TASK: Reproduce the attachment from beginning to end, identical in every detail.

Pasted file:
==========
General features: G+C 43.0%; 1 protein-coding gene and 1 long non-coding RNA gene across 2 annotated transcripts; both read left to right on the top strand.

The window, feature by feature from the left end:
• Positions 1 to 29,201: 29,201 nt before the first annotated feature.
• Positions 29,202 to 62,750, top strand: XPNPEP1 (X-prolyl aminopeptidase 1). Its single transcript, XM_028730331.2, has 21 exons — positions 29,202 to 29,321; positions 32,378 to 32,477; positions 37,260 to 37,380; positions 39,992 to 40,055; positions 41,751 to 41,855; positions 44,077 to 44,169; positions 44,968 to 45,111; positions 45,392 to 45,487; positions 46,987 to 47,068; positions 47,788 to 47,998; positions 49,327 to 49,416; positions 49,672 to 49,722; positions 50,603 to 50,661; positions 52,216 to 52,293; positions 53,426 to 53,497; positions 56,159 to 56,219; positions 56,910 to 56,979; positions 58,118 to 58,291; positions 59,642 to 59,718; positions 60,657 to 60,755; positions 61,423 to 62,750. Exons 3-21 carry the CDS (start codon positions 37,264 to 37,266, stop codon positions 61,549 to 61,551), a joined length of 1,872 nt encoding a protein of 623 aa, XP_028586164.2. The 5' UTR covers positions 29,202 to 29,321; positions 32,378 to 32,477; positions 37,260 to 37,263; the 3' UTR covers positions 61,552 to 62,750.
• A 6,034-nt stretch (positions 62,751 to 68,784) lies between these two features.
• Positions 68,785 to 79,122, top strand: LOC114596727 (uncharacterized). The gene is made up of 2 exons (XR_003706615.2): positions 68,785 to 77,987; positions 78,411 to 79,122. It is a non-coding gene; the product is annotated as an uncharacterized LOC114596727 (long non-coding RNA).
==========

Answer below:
General features: G+C 43.0%; 1 protein-coding gene and 1 long non-coding RNA gene across 2 annotated transcripts; both read left to right on the top strand.

The window, feature by feature from the left end:
• Positions 1 to 29,201: 29,201 nt before the first annotated feature.
• Positions 29,202 to 62,750, top strand: XPNPEP1 (X-prolyl aminopeptidase 1). Its single transcript, XM_028730331.2, has 21 exons — positions 29,202 to 29,321; positions 32,378 to 32,477; positions 37,260 to 37,380; positions 39,992 to 40,055; positions 41,751 to 41,855; positions 44,077 to 44,169; positions 44,968 to 45,111; positions 45,392 to 45,487; positions 46,987 to 47,068; positions 47,788 to 47,998; positions 49,327 to 49,416; positions 49,672 to 49,722; positions 50,603 to 50,661; positions 52,216 to 52,293; positions 53,426 to 53,497; positions 56,159 to 56,219; positions 56,910 to 56,979; positions 58,118 to 58,291; positions 59,642 to 59,718; positions 60,657 to 60,755; positions 61,423 to 62,750. Exons 3-21 carry the CDS (start codon positions 37,264 to 37,266, stop codon positions 61,549 to 61,551), a joined length of 1,872 nt encoding a protein of 623 aa, XP_028586164.2. The 5' UTR covers positions 29,202 to 29,321; positions 32,378 to 32,477; positions 37,260 to 37,263; the 3' UTR covers positions 61,552 to 62,750.
• A 6,034-nt stretch (positions 62,751 to 68,784) lies between these two features.
• Positions 68,785 to 79,122, top strand: LOC114596727 (uncharacterized). The gene is made up of 2 exons (XR_003706615.2): positions 68,785 to 77,987; positions 78,411 to 79,122. It is a non-coding gene; the product is annotated as an uncharacterized LOC114596727 (long non-coding RNA).